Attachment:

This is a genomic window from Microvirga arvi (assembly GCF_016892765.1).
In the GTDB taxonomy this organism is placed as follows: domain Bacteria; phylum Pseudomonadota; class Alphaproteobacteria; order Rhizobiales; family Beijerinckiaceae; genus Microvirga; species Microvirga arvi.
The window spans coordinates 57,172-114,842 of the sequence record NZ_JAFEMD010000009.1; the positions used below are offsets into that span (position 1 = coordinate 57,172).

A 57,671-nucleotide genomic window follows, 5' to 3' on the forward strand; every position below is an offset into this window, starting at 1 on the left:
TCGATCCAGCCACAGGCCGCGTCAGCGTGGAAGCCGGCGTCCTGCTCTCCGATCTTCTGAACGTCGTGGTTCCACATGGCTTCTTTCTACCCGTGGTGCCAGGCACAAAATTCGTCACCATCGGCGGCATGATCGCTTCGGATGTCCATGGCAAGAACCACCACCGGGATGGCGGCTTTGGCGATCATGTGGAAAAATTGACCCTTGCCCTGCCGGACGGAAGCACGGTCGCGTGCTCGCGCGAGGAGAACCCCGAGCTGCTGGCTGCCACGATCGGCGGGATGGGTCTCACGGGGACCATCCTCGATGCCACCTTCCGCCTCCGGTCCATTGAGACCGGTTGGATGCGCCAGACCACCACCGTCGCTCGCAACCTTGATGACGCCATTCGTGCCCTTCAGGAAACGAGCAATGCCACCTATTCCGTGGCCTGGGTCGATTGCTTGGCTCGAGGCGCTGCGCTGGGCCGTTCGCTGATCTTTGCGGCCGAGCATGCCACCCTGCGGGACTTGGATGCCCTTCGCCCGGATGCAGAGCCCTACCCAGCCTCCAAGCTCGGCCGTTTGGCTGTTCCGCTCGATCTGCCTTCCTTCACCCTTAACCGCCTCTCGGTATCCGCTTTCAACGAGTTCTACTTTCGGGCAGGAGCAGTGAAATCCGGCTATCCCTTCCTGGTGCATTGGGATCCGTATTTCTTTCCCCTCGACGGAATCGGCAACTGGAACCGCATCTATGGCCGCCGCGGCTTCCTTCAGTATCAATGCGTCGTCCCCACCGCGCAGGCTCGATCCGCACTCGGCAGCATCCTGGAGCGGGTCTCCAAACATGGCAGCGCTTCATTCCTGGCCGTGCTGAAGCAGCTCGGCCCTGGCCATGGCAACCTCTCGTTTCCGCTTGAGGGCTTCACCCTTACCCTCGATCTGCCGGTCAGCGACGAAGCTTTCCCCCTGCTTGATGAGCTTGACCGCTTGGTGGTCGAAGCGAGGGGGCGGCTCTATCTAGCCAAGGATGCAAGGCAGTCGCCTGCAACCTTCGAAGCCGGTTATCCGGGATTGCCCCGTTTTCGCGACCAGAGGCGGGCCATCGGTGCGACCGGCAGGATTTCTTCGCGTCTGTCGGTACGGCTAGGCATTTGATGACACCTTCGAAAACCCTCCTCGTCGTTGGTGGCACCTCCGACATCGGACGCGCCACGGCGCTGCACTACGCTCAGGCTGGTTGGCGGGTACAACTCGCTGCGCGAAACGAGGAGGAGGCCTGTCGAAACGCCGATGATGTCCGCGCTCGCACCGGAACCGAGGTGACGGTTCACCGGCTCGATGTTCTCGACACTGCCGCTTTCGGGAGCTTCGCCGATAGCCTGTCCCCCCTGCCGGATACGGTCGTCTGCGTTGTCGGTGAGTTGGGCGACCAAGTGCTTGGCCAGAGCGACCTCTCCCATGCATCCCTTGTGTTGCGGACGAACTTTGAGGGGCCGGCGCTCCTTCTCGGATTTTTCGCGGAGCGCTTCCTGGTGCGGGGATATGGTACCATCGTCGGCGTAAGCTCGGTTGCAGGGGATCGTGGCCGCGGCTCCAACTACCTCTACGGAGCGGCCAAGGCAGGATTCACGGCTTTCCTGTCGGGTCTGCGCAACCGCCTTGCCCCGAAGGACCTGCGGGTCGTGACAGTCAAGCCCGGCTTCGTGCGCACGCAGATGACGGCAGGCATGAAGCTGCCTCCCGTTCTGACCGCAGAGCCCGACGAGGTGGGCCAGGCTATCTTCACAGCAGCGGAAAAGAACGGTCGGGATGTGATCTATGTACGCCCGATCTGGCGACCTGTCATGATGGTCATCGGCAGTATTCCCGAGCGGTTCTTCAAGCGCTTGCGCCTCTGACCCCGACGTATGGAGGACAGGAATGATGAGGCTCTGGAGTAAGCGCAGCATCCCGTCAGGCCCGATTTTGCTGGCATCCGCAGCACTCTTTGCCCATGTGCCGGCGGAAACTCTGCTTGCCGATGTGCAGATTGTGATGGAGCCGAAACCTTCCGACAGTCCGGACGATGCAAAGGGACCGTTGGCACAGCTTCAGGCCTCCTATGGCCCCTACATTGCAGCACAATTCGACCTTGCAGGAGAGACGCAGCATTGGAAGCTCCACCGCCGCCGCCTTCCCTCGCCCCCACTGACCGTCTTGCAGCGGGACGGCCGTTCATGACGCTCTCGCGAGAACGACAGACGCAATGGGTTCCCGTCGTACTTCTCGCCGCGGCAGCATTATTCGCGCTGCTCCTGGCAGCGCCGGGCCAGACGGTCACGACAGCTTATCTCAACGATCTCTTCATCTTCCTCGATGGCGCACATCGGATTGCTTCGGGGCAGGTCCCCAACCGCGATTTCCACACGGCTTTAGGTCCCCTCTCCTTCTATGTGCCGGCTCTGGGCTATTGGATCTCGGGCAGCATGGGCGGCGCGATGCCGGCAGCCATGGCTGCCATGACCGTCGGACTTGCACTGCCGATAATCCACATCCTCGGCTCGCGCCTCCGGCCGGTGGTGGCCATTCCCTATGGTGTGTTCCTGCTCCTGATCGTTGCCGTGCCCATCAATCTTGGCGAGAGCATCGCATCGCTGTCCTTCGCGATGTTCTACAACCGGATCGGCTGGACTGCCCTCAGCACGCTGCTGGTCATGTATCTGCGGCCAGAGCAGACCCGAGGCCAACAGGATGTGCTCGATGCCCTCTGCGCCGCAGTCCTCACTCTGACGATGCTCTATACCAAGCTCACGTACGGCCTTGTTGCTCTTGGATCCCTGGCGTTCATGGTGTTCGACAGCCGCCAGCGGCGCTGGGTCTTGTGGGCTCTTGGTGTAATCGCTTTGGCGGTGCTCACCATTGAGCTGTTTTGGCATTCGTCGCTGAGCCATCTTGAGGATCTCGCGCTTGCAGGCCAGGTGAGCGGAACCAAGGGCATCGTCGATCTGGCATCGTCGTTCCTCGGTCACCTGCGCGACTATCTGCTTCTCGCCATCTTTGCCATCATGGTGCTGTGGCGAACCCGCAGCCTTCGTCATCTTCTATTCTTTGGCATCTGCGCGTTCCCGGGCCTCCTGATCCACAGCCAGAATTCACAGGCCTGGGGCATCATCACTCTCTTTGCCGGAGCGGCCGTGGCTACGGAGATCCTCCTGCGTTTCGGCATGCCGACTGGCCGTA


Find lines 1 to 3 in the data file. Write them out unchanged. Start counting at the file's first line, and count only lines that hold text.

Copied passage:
This is a genomic window from Microvirga arvi (assembly GCF_016892765.1).
In the GTDB taxonomy this organism is placed as follows: domain Bacteria; phylum Pseudomonadota; class Alphaproteobacteria; order Rhizobiales; family Beijerinckiaceae; genus Microvirga; species Microvirga arvi.
The window spans coordinates 57,172-114,842 of the sequence record NZ_JAFEMD010000009.1; the positions used below are offsets into that span (position 1 = coordinate 57,172).